The way things look now, Turkey will be a full-fledged member of the European Union before Turkish water begins to gurgle out of a single Tel Aviv faucet.
National Infrastructure Minister Binyamin Ben-Eliezer met in Ankara Tuesday with Turkish officials, including Prime Minister Recep Tayyip Erdogan, and discussed for the umpteenth time the importation of Turkish water to Israel.
This time, Ben-Eliezer focused the discussions on the possibility of building a water pipeline from Turkey to Israel.
After nearly five years of negotiations, Jerusalem and Ankara signed an agreement in March 2004 for Israel to buy 50 million cubic meters of water a year from Turkey over the next two decades.
Since that time, however, little has moved on a project that Israeli officials have since admitted had more to do with cementing Israelâ€™s strategic ties with Turkey than providing for Israelâ€™s water needs.
Rather than importing water, desalination and conservation have accomplished more in the effort to solve Israelâ€™s water problems.
Under the 2004 agreement, the Turkish water was to be shipped to Israel in specially built tankers after other modes of transportation, such as massive, water-filled rubber balloons tied together and towed from Turkey to Ashkelon, were deemed unfeasible.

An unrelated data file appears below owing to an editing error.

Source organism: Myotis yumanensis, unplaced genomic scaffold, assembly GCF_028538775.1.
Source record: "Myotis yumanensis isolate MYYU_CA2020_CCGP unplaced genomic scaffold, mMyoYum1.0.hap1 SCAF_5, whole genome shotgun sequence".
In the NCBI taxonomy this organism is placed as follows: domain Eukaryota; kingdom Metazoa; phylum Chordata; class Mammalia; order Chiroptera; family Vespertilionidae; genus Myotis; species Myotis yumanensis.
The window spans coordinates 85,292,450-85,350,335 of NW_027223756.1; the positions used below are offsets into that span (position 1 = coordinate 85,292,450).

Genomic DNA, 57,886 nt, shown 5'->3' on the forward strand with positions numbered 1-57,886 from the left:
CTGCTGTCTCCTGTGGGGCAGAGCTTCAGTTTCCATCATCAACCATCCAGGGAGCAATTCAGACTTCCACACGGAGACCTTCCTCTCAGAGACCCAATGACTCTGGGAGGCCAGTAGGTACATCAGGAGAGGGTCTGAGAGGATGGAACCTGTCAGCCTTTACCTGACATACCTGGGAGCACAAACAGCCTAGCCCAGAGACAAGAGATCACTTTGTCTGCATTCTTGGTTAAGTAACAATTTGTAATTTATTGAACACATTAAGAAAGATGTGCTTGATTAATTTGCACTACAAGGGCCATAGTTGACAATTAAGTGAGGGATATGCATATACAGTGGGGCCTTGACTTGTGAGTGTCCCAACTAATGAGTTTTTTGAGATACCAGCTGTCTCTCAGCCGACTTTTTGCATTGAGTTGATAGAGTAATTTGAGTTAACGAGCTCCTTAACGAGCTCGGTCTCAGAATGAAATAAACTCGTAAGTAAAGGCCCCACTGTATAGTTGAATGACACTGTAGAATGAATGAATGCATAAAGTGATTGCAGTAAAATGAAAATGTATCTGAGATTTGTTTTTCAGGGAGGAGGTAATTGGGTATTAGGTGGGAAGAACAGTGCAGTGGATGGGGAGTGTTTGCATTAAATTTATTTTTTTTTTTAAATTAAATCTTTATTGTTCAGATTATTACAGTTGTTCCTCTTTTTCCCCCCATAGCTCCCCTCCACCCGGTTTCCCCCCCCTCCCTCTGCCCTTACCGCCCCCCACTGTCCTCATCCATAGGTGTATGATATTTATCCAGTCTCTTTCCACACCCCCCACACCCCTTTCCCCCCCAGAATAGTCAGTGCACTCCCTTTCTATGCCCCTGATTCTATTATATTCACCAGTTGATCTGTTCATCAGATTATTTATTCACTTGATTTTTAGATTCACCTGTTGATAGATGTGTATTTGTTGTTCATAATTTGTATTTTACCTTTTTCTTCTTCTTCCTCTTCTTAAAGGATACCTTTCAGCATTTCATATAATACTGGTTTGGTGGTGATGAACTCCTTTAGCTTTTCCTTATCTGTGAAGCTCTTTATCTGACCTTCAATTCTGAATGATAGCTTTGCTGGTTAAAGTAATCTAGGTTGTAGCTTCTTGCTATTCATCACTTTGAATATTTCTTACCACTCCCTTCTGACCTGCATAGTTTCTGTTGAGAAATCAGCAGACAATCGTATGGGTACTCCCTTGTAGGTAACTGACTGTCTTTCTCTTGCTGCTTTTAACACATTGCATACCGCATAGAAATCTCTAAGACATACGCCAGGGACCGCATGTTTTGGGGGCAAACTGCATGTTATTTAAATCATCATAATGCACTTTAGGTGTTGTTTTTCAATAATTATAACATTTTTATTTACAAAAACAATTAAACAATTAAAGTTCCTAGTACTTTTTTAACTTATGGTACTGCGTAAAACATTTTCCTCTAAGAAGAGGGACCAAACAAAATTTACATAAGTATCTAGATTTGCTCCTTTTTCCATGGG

In order to export the water, Turkey built a facility on the Manavgat River, which the country is now in the process of privatizing.
A spokesman for Ben-Eliezer said that, since the Turks are now privatizing the Manavgat company, the two sides should open the agreement and explore the possibility of building the pipeline rather than shipping by sea.
The benefit to Israel of a pipeline rather than tankers to ship the water is not only that this would likely cut down on the cost of the water, but that it lays the foundation for future pipelines to Europe. â€œIf a water pipeline is built today, then tomorrow an oil and gas one can be laid,â€ said the spokesman.
Although no price has yet been fixed for the cost of the Manavgat River water, it was expected to be considerably higher than the price of desalinated water, which runs to about 60 cents per cubic meter.
The high cost of Turkish water was the reason that then-finance minister Binyamin Netanyahu and then-minister-without-portfolio Meir Sheetrit voted against the plan when it passed the cabinet in 2004.
At that meeting, however, Prime Minister Ariel Sharon told the cabinet that the deal with Turkey was important diplomatically, even though there were cheaper ways to supply the countryâ€™s water needs, since it would help cement the important strategic ties that had developed between the two countries.